Dirty Minds: How Our Brains Influence Love, Sex, and Relationships
by Kayt Sukel. Free Press, 2012
Consider this ubiquitous yet poorly understood affliction: love. It is likely to cause drastic changes in behavior, difficulty concentrating and rapid mood swings. Even after it ends, the sufferer gains no respite. Instead more erratic behavior emerges, and the afflicted often report a loss of appetite, crying and obsessive thoughts. Yet we all want it.
In Dirty Minds, journalist Kayt Sukel takes on this nearly universal brain scrambler. She tackles provocative questions to determine why love can relieve us of our sanity, why we seem to pick the wrong people, and why the turmoil of a relationship can induce feelings resembling both love and hate. She sprinkles in personal anecdotes from her recent divorce, her trials on the dating scene and advice from her friends.
On her investigative journey to uncover the truth about the brain in love, Sukel also interviews scientists and combs through the literature. A highlight of the book comes when Sukel bravely agrees to participate in a study that requires her to bring herself to orgasm in the claustrophobic confines of a functional MRI machine while researchers look on.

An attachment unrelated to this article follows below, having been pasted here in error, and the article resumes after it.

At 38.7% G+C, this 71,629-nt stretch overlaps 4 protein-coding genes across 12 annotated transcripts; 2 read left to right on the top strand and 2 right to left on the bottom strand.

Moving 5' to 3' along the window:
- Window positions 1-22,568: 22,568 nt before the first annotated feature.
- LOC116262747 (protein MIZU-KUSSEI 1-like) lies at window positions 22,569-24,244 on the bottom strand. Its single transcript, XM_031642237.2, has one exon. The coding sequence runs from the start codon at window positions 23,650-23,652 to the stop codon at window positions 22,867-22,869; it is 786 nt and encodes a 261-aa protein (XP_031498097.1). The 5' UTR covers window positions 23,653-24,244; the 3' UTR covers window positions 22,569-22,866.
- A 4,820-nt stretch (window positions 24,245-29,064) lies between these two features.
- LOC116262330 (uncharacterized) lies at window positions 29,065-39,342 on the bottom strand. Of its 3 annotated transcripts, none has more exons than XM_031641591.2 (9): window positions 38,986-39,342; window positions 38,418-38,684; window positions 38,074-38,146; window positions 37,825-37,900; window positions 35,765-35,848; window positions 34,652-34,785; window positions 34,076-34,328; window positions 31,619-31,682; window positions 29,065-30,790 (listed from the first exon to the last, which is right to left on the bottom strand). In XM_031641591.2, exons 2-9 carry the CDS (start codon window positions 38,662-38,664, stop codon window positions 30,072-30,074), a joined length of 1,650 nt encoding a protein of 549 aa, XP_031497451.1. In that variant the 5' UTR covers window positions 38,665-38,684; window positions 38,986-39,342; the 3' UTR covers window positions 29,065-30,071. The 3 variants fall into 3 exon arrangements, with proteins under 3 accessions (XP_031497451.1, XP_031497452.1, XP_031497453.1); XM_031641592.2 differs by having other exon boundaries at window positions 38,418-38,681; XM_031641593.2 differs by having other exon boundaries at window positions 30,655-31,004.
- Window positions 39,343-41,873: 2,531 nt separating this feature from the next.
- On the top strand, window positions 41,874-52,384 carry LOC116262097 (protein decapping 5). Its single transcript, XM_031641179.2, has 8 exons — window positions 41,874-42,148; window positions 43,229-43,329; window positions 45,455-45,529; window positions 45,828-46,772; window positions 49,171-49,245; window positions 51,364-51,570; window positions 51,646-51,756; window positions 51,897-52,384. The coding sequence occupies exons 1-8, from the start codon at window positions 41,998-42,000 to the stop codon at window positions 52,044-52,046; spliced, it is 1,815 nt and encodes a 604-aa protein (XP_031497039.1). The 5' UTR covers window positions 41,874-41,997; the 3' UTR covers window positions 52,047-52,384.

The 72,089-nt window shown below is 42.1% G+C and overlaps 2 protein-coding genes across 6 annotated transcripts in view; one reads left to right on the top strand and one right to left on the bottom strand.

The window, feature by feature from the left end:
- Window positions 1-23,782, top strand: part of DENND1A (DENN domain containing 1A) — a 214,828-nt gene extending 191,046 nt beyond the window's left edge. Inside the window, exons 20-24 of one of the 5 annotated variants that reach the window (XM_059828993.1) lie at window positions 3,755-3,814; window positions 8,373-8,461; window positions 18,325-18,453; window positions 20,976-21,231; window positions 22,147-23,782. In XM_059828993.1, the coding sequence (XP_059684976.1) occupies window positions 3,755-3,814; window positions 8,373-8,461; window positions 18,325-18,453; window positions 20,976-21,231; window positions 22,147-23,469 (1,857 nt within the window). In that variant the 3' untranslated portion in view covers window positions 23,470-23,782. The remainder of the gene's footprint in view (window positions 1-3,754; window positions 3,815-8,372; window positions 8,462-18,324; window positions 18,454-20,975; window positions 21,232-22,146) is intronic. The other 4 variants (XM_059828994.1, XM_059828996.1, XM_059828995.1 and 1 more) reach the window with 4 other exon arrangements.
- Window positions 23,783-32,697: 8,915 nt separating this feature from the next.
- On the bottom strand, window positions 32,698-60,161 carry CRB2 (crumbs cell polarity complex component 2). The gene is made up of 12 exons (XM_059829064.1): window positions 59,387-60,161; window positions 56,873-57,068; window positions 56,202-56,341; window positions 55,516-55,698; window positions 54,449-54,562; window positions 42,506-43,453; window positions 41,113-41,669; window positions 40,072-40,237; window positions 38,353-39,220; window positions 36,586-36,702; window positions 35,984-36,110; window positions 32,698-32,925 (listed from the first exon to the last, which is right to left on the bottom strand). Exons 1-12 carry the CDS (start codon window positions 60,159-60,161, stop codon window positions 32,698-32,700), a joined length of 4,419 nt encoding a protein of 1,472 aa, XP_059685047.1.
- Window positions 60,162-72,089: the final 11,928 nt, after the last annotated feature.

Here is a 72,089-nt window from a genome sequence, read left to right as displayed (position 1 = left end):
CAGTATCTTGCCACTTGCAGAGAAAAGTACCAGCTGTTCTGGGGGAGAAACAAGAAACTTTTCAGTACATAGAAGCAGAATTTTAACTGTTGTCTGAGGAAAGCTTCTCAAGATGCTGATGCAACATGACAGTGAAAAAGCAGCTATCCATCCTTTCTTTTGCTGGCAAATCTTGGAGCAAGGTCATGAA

Dirty Minds is not short on moments of insight, such as when Sukel discovers that an orgasm involves as many as 30 different areas of the brain. She learns that cheating likely has a genetic link, which lends some credence to her married friend’s idea that his biology requires him to take lovers. Moreover, she finds that many of the same parts in the brain become active when people feel both love and hate, a confusing phenomenon she admits she got to know well during the dissolution of her marriage.
Sukel, however, is quick to caution that although today’s studies on the subject of love may indeed explain a thing or two about one’s patterns in relationships, they cannot serve as an instruction manual any more than DNA discoveries can predict the diseases you will contract. In other words, when it comes to love, much of the mystery remains. That, Sukel says, is just the way she likes it, even if it means her newly single future will involve plenty of awkward dates and false starts.
A fun and insightful read, Dirty Minds manages to evoke the feel of both a wine-laden conversation with an old friend and a great neuroscience lecture from your favorite college professor.